Caring for historic landscapes requires skills beyond basic maintenance and horticultural practices. Understanding and applying these skills is essential to properly maintain our nation’s most significant sites. NCPTT’s historic landscape program is advancing knowledge of site-sensitive landscape maintenance practices through research and training.
NCPTT’s Historic Landscape and Material Conservation programs are collaborating to study of the effects of herbicides on historic stone and masonry. NCPTT intern Caitlin Oshida initiated the study in June. To inform the project’s research design, Oshida surveyed National Park Service (NPS) facility managers. The survey focused on the types of herbicides typically used by the parks, how the herbicide is applied, and what types of masonry might be affected by herbicide application. Based on the results of the survey, the study will test the effects of Roundup® and Garlon 4® herbicides on historic brick, limestone, granite, and concrete. Caitlin will continue the project as her thesis topic for graduate work in the University of Georgia’s historic preservation program.
Following a meeting held last fall at Hampton National Historic Site, NCPTT and the Olmsted Center for Landscape Preservation (OCLP) partnered to host a roundtable to discuss creation of an historic landscape preservation maintenance curriculum. This year’s meeting was held at Monticello’s Robert H. Smith International Center for Jefferson Studies, near Charlottesville, Va. Participants included NPS and non-NPS site managers, maintenance supervisors, landscape architects, and educators. This year’s meeting focused on identifying core preservation maintenance practice training needs for field staff. Core universal skills were identified:
- condition assessment
- application of historic maintenance techniques
- managing for character
- and resource protection from predictable impacts.
Next steps include lesson plan creation for each of the four universal skills and a survey to confirm anecdotal evidence that landscape preservation maintenance skills are in demand.
At the request of Cane River Creole National Historical Park (CARI), NCPTT is creating a training video that addresses landscape maintenance practices at historic sites. The video focuses on how to maintain the landscape without damaging historic built features and trees. Topics covered include use of mulch, lawn mowers, string trimmers, and herbicides. Although primarily filmed at CARI, techniques included in the video are applicable to many historic sites. Expected completion date is October, 2010. The historic landscapes program and the materials conservation program also partnered to live-stream the lecture “Addressing Landscape Maintenance in Cemeteries” on April 8, 2010. The one-hour webinar provided an overview of landscape maintenance issues and their impact on cemetery historic resources. Topics included landscape documentation, replacing key features, removing invasive plants, mowing and trimming, tree care, and addressing conflicts between historic vegetation and built features. The webinar is downloadable from the NCPTT website. NCPTT is partnering with the OCLP and the George Washington Birthplace National Monument (GEWA) to host a three-day historic tree preservation workshop in Fredericksburg, Va., Nov. 30 – Dec. 2, 2010. The workshop is intended for landscape managers, maintenance staff, and volunteers. Workshop topics will include the following:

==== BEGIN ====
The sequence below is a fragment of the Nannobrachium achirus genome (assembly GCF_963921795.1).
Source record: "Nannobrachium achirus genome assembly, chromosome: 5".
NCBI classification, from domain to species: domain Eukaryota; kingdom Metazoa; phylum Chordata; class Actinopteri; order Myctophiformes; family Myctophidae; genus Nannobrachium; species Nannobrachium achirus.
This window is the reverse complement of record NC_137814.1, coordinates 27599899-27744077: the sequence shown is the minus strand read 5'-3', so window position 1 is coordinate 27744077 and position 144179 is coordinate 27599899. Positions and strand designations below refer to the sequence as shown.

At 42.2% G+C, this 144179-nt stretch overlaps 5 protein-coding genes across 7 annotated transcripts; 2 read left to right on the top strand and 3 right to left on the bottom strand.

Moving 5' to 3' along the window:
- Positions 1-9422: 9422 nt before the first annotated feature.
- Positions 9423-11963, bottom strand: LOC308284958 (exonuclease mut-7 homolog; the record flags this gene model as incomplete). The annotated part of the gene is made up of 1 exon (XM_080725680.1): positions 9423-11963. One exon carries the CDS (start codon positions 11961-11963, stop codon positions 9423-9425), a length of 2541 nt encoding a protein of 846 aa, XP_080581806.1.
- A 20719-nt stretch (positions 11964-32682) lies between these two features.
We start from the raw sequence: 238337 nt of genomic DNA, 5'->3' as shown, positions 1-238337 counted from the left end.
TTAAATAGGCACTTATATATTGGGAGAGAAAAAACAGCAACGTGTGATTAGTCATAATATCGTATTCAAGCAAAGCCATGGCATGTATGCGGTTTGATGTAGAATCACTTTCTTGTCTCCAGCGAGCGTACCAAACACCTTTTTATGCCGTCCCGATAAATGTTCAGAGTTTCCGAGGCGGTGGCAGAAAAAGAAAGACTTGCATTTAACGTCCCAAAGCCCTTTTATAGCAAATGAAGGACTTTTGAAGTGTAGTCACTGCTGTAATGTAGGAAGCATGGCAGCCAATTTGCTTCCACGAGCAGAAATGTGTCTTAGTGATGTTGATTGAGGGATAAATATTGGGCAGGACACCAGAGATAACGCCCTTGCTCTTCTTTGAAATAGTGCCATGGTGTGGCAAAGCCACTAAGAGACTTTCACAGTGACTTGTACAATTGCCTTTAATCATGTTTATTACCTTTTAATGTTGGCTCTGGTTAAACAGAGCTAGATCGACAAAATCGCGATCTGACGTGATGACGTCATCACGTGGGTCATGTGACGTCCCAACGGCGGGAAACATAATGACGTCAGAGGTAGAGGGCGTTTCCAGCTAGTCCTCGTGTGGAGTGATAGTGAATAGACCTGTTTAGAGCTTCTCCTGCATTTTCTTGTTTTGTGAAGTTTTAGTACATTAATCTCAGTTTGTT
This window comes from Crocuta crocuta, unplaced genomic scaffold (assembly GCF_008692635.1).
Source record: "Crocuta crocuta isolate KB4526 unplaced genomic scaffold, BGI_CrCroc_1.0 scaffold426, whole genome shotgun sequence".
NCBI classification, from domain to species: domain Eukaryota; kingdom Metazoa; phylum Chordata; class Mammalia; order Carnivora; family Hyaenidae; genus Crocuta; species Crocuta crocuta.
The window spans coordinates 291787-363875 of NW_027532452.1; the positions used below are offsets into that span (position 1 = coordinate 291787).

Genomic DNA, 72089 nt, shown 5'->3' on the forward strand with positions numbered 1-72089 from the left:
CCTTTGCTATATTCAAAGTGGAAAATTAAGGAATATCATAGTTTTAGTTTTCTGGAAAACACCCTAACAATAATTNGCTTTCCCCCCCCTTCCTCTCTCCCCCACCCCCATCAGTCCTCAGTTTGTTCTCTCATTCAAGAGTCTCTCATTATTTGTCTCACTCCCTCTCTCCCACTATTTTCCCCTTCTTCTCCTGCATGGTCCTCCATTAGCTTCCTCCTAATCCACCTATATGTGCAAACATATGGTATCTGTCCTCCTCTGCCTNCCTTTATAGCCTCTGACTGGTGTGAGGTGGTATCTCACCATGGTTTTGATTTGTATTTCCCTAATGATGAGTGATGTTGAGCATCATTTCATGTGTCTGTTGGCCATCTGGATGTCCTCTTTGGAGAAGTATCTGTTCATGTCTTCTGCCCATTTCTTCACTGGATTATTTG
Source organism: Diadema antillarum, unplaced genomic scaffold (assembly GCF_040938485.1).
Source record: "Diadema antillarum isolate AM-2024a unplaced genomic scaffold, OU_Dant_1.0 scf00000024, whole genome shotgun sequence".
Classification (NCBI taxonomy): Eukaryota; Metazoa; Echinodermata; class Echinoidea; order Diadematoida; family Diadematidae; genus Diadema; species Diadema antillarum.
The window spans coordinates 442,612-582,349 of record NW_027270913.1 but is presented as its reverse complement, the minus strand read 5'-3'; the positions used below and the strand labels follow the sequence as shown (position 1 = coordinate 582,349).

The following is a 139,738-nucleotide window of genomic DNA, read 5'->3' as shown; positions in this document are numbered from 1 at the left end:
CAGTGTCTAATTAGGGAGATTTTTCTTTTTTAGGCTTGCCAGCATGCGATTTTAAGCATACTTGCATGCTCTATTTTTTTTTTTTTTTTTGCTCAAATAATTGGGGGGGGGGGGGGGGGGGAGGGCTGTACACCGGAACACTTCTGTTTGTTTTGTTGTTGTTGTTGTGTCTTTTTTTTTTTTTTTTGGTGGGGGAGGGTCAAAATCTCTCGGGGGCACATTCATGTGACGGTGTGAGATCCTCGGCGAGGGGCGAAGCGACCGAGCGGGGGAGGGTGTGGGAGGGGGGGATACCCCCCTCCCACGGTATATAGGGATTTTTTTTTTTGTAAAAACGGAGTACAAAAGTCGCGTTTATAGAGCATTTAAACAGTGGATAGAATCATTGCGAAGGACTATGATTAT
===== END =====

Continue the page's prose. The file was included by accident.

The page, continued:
- tree biology and structure,
- condition assessment
- methods to sustain tree health and stability
- tree documentation and dating methods
- changing maintenance practices as trees age
- and tree removal and replacement.
NCPTT is also developing an iPhone app that will allow field staff at historic sites to inventory, perform condition assessments, and recommend treatments for individual trees. This app is the first of a host of apps NCPTT anticipates developing. The combined apps will form a landscape survey project that will allow sites to record landscape feature information in the field. Future apps may include buildings and structures, archeological sites, roads and trails, and additional vegetation types.